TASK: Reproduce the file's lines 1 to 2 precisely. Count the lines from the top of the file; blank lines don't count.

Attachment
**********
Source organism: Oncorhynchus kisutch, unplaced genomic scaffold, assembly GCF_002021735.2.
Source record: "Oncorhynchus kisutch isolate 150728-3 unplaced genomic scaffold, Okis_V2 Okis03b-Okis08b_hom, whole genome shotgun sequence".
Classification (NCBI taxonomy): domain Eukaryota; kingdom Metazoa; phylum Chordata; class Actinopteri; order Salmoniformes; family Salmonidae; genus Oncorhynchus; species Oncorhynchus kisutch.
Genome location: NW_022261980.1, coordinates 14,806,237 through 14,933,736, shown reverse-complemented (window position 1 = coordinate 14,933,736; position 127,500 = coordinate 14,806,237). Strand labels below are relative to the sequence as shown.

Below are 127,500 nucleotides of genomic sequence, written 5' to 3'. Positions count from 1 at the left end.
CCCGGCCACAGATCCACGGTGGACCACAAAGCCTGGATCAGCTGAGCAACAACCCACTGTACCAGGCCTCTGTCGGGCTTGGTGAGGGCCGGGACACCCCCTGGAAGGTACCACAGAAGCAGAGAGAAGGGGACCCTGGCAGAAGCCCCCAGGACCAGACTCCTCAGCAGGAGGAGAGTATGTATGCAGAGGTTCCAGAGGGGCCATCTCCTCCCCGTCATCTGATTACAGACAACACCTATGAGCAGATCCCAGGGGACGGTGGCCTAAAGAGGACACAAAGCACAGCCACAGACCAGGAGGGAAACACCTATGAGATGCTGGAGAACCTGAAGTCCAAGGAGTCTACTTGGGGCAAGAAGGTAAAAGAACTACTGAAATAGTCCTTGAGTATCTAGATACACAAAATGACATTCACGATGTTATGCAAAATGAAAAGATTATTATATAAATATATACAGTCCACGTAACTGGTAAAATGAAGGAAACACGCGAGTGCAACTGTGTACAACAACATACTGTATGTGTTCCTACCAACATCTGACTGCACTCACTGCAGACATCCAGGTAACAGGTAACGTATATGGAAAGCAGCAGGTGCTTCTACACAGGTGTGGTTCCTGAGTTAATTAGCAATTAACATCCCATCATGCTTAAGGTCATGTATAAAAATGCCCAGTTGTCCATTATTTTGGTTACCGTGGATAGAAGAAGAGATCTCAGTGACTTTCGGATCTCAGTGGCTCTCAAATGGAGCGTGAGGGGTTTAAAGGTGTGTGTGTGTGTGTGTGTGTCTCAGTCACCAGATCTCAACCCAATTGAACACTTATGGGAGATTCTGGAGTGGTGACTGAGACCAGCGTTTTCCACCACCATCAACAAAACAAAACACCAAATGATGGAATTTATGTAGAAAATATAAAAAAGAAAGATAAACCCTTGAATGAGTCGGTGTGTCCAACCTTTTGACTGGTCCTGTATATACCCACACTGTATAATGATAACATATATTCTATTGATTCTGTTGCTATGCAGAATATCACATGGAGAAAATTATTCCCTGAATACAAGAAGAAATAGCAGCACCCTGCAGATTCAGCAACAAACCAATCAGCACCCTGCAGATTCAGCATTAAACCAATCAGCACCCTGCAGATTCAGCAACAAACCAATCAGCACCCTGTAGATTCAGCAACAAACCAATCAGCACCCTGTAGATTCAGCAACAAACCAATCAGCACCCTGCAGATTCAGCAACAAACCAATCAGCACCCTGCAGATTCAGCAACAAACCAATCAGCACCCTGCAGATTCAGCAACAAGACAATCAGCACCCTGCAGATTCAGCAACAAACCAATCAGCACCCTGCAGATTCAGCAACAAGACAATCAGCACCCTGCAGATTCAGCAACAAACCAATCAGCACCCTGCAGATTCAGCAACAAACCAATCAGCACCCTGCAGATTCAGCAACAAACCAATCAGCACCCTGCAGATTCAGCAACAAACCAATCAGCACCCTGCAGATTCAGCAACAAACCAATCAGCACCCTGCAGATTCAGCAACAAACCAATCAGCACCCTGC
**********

Source organism: Oncorhynchus kisutch, unplaced genomic scaffold, assembly GCF_002021735.2.
Source record: "Oncorhynchus kisutch isolate 150728-3 unplaced genomic scaffold, Okis_V2 Okis03b-Okis08b_hom, whole genome shotgun sequence".